Margon castle (fr. Château de Margon)
The imposing 12th-century fortress consists of a rectangular building flanked by three round towers and surmounted by a watchtower. It is on three floors with four lines of stone surrounding the castle, as a sign of the right of justice that the lord possessed. The central tower overlooking the courtyard opens through the access door protected by a portcullis and distributes the levels by a wide spiral staircase. The other two towers delimit the main façade, which is approximately 34 meters wide.
The medieval castle was transformed during the Renaissance into an elegant castle. The work provided the new owner with mullioned windows, a walkway without battlements but with ornate gargoyles and carved bestiaries.
Two side wings were added to the interior of the main courtyard in the sixteenth century, remodeled in the nineteenth century but with limited resources and lower quality materials. A tower ends the north wing.
During the Revolution, the castle was mutilated in 1793, the roofs were destroyed, the walkway was made unusable. The roofs initially in red and more pointed tiles, were redone in slate.
Annual restoration campaigns have been undertaken since 1981. Between 2013 and 2015, the two towers facing the garden were restored. Inside, in the eighteenth century, the large rooms were replaced by independent rooms. The rooms with walls painted with landscapes or portraits of queens have kept their decorations.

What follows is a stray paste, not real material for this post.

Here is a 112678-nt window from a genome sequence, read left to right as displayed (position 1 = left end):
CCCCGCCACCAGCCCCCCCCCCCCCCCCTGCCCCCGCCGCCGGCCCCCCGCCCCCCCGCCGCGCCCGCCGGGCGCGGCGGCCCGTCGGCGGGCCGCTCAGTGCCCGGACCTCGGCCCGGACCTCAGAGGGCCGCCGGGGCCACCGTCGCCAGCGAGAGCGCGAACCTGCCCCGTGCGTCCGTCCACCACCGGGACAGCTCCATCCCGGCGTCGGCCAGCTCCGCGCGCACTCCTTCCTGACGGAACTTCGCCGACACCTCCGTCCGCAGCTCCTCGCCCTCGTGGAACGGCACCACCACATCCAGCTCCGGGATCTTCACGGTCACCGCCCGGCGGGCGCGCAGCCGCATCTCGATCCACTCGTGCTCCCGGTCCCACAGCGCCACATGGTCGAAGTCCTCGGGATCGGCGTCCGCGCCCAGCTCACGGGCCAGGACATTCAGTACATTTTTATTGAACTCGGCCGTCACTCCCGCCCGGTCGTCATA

The gardens extend over 1 ha below the main facade of the castle on the northwest side. Created in the seventeenth century by filling a valley bottom and moving a stream, they have been in restoration since the 1980s.
These are regular gardens of classic French composition with the structured side of the Italian garden: columnar cypress trees, hedges, topiaries in laurel sauce, paths lined with oleanders, pomegranate trees with fruit or flowers, olive trees cut in drum , collection of irises.
Several terraces lead from the castle to the gardens with a water buffet at the bottom between the symmetrical stairs.
Under the stairs, arches were thrown over the moat in 1719, allowing passage into the public space below, direct communication between the castle and the gardens.
Coordinates: 43° 29′ 11″ N, 3° 18′ 22″ E